Photos and other digital assets play an important part in storytelling for nonprofits. Managing all those photos and digital assets can be overwhelming. In this Pro Interview we catch up with DAM admin pro, Kristy Smith. Kristy has a great deal of experience working with DAM systems in the nonprofit sector. She has some great insight for nonprofits looking for a better way to manage their digital assets.
Tell us a little about yourself and what you are currently doing – give us a brief bio.
I have 7 years of experience working with DAM systems. Currently, I work for an advertising agency in Columbus Ohio. I am their Digital Asset System Manager. This is a new position that the agency created to fill a need in the area.
What was your experience with DAM at a nonprofit?
I implemented the nonprofits first DAM system. After implementation I remained the primary contact and manager of digital assets. I was responsible for all aspects of DAM on an administrator level.
What are the core functions of a DAM system used by a nonprofit?
The two main DAM functions that benefit a nonprofit are: Asset collecting and retrieval. You need a place to collect and store the assets you have worked so hard to create. And you need to be able to search and retrieve those assets to use across your marketing channels.
How often did you use the DAM system?
As an admin, I used the DAM every day. I would be in and out of the system several times each day. General users would visit the DAM on a weekly basis and marketing users would use the system daily.
What benefits did you see?
There are many benefits to adopting a DAM system. Top three in my opinion:
Controlling access to rights managed images is an important one. Hospitals have to adhere to HIPAA laws- so it is extremely important to restrict access to any patient related assets.
Access to files and searching; giving each person the ability to access and search assets is invaluable. Staff members like to be able to browse and search without having to wait for the creative/production teams to respond to their request.
File conversion on the fly. A typical staff member on the marketing team does not have access to photo editing software. Before DAM they would have to wait for the creative/production team to convert assets for use in multiple channels. With DAM they are empowered to do their own asset conversions.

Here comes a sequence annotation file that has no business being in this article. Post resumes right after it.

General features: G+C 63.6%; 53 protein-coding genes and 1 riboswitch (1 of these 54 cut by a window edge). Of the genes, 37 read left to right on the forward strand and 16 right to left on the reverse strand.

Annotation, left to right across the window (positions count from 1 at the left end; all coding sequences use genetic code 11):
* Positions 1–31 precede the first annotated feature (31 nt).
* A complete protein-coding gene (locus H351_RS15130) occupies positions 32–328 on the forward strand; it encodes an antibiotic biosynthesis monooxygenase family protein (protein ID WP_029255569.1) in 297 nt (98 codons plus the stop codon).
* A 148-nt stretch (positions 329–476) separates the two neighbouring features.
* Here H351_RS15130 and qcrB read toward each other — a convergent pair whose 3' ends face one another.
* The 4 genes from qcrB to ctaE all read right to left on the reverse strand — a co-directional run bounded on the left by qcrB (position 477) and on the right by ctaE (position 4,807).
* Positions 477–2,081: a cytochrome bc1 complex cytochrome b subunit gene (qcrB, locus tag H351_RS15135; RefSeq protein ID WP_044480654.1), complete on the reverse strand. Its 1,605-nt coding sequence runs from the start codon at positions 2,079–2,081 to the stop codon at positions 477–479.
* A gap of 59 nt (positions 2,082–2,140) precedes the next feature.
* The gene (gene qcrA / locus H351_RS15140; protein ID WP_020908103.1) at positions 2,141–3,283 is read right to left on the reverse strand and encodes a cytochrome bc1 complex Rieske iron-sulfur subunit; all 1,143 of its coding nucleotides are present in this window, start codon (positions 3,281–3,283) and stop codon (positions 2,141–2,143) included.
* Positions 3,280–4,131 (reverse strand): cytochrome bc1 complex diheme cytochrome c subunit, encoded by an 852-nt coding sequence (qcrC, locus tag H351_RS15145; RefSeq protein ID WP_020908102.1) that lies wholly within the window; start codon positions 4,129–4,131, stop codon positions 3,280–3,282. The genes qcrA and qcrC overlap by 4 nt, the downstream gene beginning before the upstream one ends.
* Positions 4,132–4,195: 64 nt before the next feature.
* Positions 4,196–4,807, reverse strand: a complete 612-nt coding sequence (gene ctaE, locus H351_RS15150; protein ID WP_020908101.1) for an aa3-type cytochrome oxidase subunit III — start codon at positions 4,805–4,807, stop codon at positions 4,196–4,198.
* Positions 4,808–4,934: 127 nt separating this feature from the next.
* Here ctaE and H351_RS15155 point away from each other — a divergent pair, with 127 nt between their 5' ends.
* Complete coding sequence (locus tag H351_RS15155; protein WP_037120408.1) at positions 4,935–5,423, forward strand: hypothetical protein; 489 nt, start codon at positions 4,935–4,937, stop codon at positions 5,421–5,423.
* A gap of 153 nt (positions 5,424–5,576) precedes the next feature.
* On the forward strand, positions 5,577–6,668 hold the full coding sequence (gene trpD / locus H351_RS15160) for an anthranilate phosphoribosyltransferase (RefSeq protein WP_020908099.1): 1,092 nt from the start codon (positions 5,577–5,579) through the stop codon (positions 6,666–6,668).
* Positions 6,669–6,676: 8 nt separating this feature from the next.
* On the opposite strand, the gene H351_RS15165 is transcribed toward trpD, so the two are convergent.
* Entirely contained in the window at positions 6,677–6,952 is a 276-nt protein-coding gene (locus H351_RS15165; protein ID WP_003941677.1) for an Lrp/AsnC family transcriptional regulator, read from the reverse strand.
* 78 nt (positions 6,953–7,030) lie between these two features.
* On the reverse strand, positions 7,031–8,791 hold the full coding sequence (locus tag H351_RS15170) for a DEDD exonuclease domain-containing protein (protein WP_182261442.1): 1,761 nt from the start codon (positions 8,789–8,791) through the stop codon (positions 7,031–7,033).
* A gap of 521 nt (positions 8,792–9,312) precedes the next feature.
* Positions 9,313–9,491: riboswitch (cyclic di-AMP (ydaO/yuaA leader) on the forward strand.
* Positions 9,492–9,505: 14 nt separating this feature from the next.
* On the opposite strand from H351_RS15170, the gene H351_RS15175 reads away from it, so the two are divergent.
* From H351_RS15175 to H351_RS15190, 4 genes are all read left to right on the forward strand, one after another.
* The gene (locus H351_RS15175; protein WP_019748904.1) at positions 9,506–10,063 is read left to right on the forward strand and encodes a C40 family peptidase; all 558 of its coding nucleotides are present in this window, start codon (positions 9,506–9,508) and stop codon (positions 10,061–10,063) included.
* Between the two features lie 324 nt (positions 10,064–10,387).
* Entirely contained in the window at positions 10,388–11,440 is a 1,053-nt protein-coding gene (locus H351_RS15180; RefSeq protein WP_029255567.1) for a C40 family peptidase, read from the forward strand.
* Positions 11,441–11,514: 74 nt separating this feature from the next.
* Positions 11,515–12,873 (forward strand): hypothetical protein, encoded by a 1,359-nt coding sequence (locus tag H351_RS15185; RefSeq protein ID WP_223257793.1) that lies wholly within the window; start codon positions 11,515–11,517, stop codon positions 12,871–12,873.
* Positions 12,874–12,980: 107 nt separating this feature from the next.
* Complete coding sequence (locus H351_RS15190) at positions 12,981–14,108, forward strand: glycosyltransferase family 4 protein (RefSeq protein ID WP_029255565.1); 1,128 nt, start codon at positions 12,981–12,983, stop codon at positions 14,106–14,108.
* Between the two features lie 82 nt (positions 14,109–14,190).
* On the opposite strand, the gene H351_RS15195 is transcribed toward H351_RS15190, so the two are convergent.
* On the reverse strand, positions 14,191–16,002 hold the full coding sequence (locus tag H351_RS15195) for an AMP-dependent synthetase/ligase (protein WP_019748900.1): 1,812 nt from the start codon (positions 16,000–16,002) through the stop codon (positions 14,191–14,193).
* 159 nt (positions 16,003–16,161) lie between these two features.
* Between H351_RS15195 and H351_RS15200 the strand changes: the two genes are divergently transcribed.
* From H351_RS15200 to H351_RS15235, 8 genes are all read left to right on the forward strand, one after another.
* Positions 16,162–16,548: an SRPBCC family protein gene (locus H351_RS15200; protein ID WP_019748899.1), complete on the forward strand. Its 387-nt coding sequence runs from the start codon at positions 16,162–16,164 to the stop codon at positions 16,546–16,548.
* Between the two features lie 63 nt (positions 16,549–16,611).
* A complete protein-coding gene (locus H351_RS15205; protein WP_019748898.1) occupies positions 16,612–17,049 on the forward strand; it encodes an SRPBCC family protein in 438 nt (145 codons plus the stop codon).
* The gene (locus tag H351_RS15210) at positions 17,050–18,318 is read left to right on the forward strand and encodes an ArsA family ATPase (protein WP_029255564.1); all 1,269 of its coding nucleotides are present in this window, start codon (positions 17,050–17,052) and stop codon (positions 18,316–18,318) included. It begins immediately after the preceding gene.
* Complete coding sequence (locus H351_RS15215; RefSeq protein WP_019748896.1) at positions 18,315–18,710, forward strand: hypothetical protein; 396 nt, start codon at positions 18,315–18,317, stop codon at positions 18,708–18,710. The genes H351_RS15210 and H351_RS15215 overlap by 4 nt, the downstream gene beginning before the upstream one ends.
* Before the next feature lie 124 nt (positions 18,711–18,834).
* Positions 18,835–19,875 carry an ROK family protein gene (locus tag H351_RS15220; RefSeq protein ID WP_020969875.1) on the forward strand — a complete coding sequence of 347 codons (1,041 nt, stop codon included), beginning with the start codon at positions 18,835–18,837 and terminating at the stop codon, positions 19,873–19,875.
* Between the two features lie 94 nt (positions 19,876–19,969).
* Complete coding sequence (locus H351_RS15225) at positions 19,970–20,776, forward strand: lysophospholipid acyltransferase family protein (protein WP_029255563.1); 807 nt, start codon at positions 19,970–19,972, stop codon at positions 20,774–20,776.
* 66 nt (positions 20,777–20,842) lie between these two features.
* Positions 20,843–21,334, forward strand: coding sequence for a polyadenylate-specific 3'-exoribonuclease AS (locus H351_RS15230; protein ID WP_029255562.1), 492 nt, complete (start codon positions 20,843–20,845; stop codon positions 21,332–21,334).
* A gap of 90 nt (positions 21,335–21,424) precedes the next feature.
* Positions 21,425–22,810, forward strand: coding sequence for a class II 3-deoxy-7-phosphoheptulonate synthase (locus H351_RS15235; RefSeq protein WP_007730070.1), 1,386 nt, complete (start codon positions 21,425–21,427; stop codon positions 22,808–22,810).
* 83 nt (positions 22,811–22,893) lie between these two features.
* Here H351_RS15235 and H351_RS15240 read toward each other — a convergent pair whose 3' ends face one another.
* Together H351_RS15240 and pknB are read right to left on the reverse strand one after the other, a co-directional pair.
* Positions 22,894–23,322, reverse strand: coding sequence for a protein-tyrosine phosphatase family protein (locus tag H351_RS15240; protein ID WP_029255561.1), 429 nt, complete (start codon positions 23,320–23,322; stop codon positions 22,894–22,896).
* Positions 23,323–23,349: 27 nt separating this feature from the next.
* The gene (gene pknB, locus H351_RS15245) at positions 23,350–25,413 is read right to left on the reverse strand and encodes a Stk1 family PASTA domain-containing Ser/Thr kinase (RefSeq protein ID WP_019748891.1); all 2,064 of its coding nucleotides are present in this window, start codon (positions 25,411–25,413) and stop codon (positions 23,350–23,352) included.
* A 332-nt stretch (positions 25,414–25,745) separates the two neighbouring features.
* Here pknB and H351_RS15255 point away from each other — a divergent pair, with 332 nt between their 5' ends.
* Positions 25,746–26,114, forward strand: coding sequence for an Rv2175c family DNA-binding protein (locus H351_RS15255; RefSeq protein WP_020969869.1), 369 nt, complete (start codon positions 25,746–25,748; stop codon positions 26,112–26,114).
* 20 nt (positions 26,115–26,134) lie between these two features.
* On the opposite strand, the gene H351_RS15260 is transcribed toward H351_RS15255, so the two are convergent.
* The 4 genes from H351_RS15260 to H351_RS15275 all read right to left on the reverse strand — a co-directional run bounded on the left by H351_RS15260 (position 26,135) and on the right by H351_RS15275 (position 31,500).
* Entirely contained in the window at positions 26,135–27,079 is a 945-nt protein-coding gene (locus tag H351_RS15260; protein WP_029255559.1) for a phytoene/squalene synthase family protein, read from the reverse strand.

What did you do before DAM?
Before DAM we housed our files on internal servers with a folder structure to assist in searching. You really had to know what you were looking for. Using this method as your primary means of searching is time-consuming and costly to the organization.
As you move into the agency world, what DAM knowledge do you see being most beneficial?
Within an agency we are managing multiple brands. Having a DAM system to track each brand and their corresponding assets is essential. Proper metadata and tagging is key.
For nonprofits getting started with DAM, what advice would you give as they evaluate, justify, and launch?
Implementing and launching a DAM is certainly a team effort but I would suggest assigning a single point person who is responsible for managing the system daily. Your DAM system will consistently evolve with time. Adopt a system (and provider) who can evolve with you.
You can connect with Kristy on Linkedin.
Want more about nonprofits using DAM?
We interviewed Simon, Head of Media for Kent Scouts, to see how they use Smartimage to organize and share their photographs and brand assets. Check out the case study.Smartimage Pro Interview with Kristy Smith on DAM in nonprofits by Nate Holmes